The bulla contains Paschal II’s praise for the piis hospitalitatis tuæ studiis, that is, the piety and earnestness with which Gerard and his serving brothers cared for their guests. Underscoring this point, the bulla uses the same words when referring to Gerard’s successors (hospitalitis pio studio). Pope Paschal II clearly expected Gerard’s successors to demonstrate the same commitment of service to pilgrims and the poor.

In studying this precious document, as part of the foundation of the Order of St. John, we cannot fail to note how careful Brother Gerard was to make provision for the stability and continuance of his successors and the Hospital. In so doing, he also was giving witness to what would come after him, when he had passed to God.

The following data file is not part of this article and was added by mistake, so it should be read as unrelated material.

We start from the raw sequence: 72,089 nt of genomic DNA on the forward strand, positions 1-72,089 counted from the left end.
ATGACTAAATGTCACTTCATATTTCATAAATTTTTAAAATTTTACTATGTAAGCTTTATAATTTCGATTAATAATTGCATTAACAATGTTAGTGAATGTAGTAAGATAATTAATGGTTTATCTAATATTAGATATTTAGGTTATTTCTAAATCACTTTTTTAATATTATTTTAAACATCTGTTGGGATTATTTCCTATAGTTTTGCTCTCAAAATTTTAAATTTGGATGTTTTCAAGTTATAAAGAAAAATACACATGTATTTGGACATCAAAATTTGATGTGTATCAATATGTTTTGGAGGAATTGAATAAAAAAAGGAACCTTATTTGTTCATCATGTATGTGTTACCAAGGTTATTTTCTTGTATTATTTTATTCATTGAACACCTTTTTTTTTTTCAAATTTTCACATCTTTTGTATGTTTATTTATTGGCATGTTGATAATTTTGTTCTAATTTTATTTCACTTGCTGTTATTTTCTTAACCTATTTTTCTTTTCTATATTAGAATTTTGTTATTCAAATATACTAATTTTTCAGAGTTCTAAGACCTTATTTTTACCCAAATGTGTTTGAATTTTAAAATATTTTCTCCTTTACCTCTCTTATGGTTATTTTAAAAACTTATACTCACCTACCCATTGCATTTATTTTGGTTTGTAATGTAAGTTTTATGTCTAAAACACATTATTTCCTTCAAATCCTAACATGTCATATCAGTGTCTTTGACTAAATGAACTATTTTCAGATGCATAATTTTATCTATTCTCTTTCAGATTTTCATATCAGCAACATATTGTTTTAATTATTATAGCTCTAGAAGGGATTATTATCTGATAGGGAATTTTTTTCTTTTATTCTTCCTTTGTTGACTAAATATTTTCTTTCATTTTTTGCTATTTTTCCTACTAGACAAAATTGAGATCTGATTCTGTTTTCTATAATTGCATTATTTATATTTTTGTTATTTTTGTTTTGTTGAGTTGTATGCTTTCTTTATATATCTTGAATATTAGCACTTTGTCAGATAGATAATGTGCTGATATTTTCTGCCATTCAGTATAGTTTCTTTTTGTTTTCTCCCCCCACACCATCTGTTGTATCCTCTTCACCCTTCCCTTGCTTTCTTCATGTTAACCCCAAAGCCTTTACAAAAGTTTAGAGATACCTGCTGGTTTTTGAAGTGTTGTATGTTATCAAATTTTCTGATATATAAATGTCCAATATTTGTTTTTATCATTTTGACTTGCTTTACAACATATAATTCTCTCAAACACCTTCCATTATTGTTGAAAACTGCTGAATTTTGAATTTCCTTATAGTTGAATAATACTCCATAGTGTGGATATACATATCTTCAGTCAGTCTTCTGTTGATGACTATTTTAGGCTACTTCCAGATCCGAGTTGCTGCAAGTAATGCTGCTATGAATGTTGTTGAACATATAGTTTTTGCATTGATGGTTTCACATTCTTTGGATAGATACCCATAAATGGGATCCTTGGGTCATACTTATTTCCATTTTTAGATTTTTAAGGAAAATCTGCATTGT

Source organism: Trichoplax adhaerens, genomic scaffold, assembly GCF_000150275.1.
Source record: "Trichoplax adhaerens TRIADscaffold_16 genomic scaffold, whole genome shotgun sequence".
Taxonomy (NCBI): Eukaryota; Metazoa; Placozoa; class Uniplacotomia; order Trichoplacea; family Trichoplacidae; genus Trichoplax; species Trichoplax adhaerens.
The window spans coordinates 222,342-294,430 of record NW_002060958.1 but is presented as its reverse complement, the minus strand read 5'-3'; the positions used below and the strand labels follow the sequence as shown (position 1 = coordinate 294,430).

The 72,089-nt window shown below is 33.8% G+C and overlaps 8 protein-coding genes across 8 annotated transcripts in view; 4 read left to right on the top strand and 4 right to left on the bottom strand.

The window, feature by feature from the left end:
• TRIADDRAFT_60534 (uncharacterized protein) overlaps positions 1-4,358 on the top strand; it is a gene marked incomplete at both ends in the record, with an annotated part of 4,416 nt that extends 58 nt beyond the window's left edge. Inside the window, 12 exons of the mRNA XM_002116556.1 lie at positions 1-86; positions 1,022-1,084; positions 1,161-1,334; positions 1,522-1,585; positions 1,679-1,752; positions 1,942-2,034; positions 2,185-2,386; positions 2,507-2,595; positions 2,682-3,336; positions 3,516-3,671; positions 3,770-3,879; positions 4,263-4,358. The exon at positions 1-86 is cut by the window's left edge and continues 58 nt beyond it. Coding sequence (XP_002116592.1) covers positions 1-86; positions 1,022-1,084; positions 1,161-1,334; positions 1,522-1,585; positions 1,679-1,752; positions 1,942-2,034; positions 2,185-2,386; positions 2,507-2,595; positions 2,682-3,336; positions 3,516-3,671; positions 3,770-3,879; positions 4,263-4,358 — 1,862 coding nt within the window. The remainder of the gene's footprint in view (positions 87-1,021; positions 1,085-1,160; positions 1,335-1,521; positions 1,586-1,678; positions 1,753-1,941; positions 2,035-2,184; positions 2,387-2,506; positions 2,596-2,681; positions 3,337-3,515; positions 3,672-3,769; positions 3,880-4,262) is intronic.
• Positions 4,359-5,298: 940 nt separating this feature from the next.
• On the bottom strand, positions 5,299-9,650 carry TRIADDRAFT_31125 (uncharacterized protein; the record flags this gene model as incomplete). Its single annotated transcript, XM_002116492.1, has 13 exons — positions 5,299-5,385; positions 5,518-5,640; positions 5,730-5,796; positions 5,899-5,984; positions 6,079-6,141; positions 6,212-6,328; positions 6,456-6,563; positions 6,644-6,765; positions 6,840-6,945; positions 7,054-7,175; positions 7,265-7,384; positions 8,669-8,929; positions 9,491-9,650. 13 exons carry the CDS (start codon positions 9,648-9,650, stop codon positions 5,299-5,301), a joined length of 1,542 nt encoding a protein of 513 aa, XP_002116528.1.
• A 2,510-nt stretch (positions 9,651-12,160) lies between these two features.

Gerard died on September 3, 1120. Writing about his death, the French historian of the Order of St. John, the Abbot de Vertôtxv, mourns that “the Hospitallers lost Blessed Gerard, the father of the poor and of the pilgrims; that virtuous man, having arrived at an exceeding old age, expired in the arms of his brethren, almost without any sickness, and fell, as we may say, like a fruit ripe for eternity.”

As a result of Pie postulatio voluntatis, for 900 years, the Order has been able to serve the Church, and those in need, as an autonomous and sovereign lay religious order. Open to the sanctifying grace of the Holy Spirit, Gerard inspired his brother knights to unflagging service of “the poor and sick, the lords” to whom he paid his deepest homage. And so we are called to continue to do these 900 years later.

Interventions of the Order in the World